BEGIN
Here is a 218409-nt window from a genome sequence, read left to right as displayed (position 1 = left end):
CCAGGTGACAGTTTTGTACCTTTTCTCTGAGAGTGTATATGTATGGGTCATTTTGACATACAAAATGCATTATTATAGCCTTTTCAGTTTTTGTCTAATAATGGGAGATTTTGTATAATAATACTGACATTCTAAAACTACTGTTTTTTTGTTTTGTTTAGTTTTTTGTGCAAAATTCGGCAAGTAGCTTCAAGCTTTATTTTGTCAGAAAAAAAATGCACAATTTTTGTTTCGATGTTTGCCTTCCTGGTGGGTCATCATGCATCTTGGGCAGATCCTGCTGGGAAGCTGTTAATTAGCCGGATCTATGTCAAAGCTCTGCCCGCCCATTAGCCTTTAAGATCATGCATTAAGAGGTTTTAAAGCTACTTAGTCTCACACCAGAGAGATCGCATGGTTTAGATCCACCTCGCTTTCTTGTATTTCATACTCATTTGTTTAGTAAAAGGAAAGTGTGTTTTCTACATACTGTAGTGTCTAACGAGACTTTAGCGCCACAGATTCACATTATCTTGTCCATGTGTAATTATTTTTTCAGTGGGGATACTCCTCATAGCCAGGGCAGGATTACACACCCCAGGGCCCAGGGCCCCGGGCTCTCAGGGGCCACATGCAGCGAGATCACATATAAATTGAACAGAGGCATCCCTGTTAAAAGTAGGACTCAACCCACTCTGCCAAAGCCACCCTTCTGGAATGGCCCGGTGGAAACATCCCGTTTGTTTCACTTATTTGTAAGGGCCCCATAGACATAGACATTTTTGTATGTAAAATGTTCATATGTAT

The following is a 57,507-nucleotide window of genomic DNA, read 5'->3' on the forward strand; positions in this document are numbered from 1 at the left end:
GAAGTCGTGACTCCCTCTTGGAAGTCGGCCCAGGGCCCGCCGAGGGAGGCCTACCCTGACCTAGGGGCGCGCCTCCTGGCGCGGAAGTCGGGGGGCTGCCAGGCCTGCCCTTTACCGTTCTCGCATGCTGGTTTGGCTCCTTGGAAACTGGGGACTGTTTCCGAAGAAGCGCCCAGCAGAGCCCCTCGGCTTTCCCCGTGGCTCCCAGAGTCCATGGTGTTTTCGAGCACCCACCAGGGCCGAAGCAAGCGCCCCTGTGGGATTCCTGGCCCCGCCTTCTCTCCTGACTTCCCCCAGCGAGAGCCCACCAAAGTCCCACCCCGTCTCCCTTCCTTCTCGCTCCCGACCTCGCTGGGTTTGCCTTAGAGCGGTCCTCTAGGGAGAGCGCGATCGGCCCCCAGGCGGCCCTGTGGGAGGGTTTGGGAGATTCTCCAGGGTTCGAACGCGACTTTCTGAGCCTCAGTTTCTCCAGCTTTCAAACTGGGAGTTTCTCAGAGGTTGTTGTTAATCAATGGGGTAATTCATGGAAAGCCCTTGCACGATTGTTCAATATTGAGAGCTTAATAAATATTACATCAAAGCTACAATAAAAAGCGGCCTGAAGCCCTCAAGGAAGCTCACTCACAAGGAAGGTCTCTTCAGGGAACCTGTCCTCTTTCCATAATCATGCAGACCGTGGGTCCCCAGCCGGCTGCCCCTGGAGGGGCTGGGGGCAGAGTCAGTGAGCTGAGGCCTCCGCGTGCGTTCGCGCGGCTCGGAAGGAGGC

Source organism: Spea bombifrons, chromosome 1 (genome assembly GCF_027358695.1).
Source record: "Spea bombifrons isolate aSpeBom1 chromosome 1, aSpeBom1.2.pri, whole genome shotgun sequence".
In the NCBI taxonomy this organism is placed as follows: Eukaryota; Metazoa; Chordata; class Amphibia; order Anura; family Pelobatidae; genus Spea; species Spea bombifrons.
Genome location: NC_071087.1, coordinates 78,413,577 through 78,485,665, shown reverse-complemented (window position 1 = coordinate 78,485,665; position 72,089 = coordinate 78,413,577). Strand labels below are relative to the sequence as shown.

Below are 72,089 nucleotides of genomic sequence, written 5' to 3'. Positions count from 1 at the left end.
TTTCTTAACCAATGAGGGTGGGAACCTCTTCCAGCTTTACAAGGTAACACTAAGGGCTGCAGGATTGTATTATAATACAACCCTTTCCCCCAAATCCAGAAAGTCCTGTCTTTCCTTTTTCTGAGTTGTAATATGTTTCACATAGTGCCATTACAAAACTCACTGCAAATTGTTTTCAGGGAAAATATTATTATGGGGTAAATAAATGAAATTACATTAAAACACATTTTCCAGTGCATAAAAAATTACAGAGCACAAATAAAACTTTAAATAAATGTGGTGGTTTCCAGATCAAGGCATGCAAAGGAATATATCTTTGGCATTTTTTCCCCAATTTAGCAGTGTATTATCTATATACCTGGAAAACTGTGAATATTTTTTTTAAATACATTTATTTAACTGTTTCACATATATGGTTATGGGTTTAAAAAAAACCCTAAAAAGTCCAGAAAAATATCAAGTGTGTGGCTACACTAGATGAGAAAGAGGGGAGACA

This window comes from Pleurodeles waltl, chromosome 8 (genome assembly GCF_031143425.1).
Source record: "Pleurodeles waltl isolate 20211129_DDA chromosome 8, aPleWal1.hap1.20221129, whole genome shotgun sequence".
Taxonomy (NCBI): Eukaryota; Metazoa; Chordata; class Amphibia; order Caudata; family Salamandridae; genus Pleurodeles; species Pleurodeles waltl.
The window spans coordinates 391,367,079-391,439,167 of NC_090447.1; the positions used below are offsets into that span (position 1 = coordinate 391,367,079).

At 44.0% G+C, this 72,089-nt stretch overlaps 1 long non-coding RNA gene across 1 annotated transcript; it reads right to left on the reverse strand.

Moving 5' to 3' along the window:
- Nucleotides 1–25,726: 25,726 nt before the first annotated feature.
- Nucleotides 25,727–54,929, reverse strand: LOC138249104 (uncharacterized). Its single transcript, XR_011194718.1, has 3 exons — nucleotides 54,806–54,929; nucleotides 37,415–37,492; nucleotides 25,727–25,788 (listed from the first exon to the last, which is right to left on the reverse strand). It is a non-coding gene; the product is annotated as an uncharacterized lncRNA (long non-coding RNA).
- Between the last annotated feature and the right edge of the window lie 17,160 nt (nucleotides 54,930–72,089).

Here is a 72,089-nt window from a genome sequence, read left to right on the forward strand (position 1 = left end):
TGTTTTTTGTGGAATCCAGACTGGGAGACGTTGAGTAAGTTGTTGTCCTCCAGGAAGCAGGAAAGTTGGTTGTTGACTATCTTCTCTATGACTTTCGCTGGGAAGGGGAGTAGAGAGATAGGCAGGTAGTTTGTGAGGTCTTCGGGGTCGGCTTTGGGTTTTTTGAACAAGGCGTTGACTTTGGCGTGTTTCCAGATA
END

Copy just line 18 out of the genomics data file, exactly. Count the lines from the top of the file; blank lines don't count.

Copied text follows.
- Nucleotides 25,727–54,929, reverse strand: LOC138249104 (uncharacterized). Its single transcript, XR_011194718.1, has 3 exons — nucleotides 54,806–54,929; nucleotides 37,415–37,492; nucleotides 25,727–25,788 (listed from the first exon to the last, which is right to left on the reverse strand). It is a non-coding gene; the product is annotated as an uncharacterized lncRNA (long non-coding RNA).